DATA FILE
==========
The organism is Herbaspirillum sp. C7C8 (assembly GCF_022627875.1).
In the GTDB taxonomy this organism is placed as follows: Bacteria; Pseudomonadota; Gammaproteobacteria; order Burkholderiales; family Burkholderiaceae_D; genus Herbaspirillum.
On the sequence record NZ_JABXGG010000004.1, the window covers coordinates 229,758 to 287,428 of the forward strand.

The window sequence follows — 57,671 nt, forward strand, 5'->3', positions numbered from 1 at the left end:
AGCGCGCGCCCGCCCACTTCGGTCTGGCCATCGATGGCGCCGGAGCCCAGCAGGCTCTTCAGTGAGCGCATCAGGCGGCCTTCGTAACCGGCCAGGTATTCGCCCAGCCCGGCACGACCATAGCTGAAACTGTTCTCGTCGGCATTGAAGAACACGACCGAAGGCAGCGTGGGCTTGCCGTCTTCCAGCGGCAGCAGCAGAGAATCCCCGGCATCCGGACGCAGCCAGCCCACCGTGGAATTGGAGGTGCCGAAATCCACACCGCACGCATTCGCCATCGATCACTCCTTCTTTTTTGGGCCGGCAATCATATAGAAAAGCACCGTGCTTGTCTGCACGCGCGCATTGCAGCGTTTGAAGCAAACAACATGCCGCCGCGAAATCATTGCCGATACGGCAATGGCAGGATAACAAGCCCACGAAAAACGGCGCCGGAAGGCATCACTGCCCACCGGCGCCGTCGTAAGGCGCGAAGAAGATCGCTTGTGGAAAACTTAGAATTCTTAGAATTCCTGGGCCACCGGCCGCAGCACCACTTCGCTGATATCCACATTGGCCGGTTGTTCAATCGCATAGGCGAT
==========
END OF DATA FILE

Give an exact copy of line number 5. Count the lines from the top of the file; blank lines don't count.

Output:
AGCGCGCGCCCGCCCACTTCGGTCTGGCCATCGATGGCGCCGGAGCCCAGCAGGCTCTTCAGTGAGCGCATCAGGCGGCCTTCGTAACCGGCCAGGTATTCGCCCAGCCCGGCACGACCATAGCTGAAACTGTTCTCGTCGGCATTGAAGAACACGACCGAAGGCAGCGTGGGCTTGCCGTCTTCCAGCGGCAGCAGCAGAGAATCCCCGGCATCCGGACGCAGCCAGCCCACCGTGGAATTGGAGGTGCCGAAATCCACACCGCACGCATTCGCCATCGATCACTCCTTCTTTTTTGGGCCGGCAATCATATAGAAAAGCACCGTGCTTGTCTGCACGCGCGCATTGCAGCGTTTGAAGCAAACAACATGCCGCCGCGAAATCATTGCCGATACGGCAATGGCAGGATAACAAGCCCACGAAAAACGGCGCCGGAAGGCATCACTGCCCACCGGCGCCGTCGTAAGGCGCGAAGAAGATCGCTTGTGGAAAACTTAGAATTCTTAGAATTCCTGGGCCACCGGCCGCAGCACCACTTCGCTGATATCCACATTGGCCGGTTGTTCAATCGCATAGGCGAT